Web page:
Being a native Missourian, I’m a bit of a river junkie. The term “float trip” inspires memories of youthful exuberance mixed with a serious lack of judgment.
With such dire problems occurring on the Mississippi River, I couldn't resist the river's call. I looked up 2009 Master Farmer Randy Lambdin, who lives in Wolf Lake, about 15 minutes from Cape Girardeau, Mo. He graciously offered to show me the problem first hand.
Lambdin took us down to Thebes, one of the locations the Army Corps of Engineers is set to begin blasting rock sometime this winter to add depth to the shipping lanes. Stepping out of the car, we were in immediate disbelief at how narrow the shipping lane currently is. We watched a tug push a 15-barge tow through the lane. It was a tight squeeze.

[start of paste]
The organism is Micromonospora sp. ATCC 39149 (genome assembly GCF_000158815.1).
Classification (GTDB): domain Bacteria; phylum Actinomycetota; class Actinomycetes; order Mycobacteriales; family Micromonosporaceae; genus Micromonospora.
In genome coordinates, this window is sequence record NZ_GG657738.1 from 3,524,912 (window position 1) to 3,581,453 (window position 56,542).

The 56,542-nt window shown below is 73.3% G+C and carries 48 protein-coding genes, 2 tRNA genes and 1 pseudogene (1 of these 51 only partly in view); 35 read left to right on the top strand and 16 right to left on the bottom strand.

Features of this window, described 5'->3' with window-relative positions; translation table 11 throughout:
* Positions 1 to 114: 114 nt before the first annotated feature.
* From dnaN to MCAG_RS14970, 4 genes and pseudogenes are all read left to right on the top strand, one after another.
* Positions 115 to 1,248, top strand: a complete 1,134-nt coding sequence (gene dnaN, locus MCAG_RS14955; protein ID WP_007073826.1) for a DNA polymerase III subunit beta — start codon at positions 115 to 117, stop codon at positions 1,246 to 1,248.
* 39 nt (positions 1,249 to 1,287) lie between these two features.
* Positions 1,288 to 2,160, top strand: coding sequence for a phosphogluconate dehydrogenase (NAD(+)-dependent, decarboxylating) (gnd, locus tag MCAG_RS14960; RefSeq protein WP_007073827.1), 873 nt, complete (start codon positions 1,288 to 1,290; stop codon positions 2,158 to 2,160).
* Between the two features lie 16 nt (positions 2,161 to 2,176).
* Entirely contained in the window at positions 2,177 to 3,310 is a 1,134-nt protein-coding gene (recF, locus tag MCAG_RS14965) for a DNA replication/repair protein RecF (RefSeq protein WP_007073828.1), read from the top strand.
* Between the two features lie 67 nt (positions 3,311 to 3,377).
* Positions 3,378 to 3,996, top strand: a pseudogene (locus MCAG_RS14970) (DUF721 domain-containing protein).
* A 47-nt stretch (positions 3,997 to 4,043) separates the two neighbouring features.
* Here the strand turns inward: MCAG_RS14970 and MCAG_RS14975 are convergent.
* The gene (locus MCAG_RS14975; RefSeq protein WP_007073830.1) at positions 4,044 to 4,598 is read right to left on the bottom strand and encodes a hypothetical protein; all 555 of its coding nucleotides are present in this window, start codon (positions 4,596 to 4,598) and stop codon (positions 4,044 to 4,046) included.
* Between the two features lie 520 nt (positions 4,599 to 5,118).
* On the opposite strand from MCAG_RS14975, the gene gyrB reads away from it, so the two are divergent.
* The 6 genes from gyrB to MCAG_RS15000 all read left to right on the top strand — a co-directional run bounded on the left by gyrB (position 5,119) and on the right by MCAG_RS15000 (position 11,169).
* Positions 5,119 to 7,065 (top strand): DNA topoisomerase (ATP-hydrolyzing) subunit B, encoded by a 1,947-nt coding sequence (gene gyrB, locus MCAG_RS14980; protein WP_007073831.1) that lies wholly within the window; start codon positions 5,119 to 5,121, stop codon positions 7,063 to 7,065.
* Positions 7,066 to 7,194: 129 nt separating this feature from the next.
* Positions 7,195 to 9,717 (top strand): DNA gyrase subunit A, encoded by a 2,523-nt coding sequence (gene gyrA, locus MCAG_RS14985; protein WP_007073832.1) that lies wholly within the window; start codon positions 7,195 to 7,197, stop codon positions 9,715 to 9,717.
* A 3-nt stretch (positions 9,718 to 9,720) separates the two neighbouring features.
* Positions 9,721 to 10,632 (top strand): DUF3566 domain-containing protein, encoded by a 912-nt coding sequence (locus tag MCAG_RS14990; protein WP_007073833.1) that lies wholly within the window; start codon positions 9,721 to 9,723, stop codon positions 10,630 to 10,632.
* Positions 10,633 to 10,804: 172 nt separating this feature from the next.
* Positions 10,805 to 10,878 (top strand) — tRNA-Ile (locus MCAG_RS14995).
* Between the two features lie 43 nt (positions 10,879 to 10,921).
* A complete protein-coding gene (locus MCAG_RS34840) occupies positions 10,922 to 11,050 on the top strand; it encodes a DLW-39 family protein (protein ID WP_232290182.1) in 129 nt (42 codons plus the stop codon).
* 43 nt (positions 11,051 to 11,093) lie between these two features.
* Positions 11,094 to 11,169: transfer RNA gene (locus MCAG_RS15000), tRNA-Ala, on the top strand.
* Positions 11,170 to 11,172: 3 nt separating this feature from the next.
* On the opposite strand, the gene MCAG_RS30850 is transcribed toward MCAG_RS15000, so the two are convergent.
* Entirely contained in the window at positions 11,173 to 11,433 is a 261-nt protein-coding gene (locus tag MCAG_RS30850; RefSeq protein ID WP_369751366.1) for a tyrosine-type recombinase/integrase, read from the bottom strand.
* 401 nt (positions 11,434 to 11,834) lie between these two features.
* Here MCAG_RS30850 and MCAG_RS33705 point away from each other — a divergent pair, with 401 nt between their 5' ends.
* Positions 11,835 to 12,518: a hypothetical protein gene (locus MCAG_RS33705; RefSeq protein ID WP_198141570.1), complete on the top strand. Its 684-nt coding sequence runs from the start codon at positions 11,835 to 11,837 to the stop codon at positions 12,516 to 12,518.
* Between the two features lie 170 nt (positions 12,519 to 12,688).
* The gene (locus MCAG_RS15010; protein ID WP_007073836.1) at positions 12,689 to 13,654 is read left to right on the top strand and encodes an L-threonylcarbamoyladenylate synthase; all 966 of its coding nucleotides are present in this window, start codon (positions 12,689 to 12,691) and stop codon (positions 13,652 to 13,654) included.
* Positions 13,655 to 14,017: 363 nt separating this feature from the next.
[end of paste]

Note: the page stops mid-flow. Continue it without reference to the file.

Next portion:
As it rolled by, we could easily make out a “9” on the side of the barge, meaning they were loaded for 8 foot drafts at the most. South of St. Louis, barges typically run at 12-foot drafts.
Even more amazing is how far we could walk toward the river. The rock shelf jutted out at least 200 yards toward the center of the river. As Wayne Funkhouser, Keller Grain Company manager, put it, “I feel like I’m walking on the surface of the moon.” I agree. This rock hadn’t seen the sun in hundreds of years.
Once we got to the water’s edge, it was readily apparent how small the river had shrunk. It looked more like the Gasconade than the Mississippi River. Lambdin guessed it was at most a quarter of a mile across.
Walking back to the car, Lambdin commented he’d seen the river at its record high (48.5 feet above sea level in 1993) and its record low (5.8 feet this month). He then wondered aloud what that means.
“It means you’re getting old,” Funkhouser joked.